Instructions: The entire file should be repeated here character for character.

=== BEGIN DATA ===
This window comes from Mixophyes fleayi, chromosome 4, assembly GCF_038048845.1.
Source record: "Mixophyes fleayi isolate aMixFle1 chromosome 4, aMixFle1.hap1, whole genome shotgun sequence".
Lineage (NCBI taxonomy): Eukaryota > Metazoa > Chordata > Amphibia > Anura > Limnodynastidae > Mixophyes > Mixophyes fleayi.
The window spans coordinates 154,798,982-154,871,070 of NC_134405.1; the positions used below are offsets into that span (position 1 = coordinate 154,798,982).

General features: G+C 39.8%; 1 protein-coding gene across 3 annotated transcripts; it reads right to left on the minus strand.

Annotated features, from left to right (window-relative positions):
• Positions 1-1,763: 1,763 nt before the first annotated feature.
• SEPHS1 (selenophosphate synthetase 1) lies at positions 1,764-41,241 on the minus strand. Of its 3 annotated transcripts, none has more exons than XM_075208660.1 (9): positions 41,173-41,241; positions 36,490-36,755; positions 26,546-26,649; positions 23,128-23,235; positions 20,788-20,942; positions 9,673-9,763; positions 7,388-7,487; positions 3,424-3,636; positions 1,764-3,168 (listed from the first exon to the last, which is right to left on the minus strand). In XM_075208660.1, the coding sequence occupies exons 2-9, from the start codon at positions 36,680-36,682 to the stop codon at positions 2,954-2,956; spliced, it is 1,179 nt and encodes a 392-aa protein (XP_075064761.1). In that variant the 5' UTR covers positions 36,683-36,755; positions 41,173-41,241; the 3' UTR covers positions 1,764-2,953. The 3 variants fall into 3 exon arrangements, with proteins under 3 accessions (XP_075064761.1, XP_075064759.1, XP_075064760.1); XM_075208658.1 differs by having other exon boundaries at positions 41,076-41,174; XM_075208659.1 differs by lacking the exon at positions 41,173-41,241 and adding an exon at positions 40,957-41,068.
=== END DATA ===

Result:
This window comes from Mixophyes fleayi, chromosome 4, assembly GCF_038048845.1.
Source record: "Mixophyes fleayi isolate aMixFle1 chromosome 4, aMixFle1.hap1, whole genome shotgun sequence".
Lineage (NCBI taxonomy): Eukaryota > Metazoa > Chordata > Amphibia > Anura > Limnodynastidae > Mixophyes > Mixophyes fleayi.
The window spans coordinates 154,798,982-154,871,070 of NC_134405.1; the positions used below are offsets into that span (position 1 = coordinate 154,798,982).

General features: G+C 39.8%; 1 protein-coding gene across 3 annotated transcripts; it reads right to left on the minus strand.

Annotated features, from left to right (window-relative positions):
• Positions 1-1,763: 1,763 nt before the first annotated feature.
• SEPHS1 (selenophosphate synthetase 1) lies at positions 1,764-41,241 on the minus strand. Of its 3 annotated transcripts, none has more exons than XM_075208660.1 (9): positions 41,173-41,241; positions 36,490-36,755; positions 26,546-26,649; positions 23,128-23,235; positions 20,788-20,942; positions 9,673-9,763; positions 7,388-7,487; positions 3,424-3,636; positions 1,764-3,168 (listed from the first exon to the last, which is right to left on the minus strand). In XM_075208660.1, the coding sequence occupies exons 2-9, from the start codon at positions 36,680-36,682 to the stop codon at positions 2,954-2,956; spliced, it is 1,179 nt and encodes a 392-aa protein (XP_075064761.1). In that variant the 5' UTR covers positions 36,683-36,755; positions 41,173-41,241; the 3' UTR covers positions 1,764-2,953. The 3 variants fall into 3 exon arrangements, with proteins under 3 accessions (XP_075064761.1, XP_075064759.1, XP_075064760.1); XM_075208658.1 differs by having other exon boundaries at positions 41,076-41,174; XM_075208659.1 differs by lacking the exon at positions 41,173-41,241 and adding an exon at positions 40,957-41,068.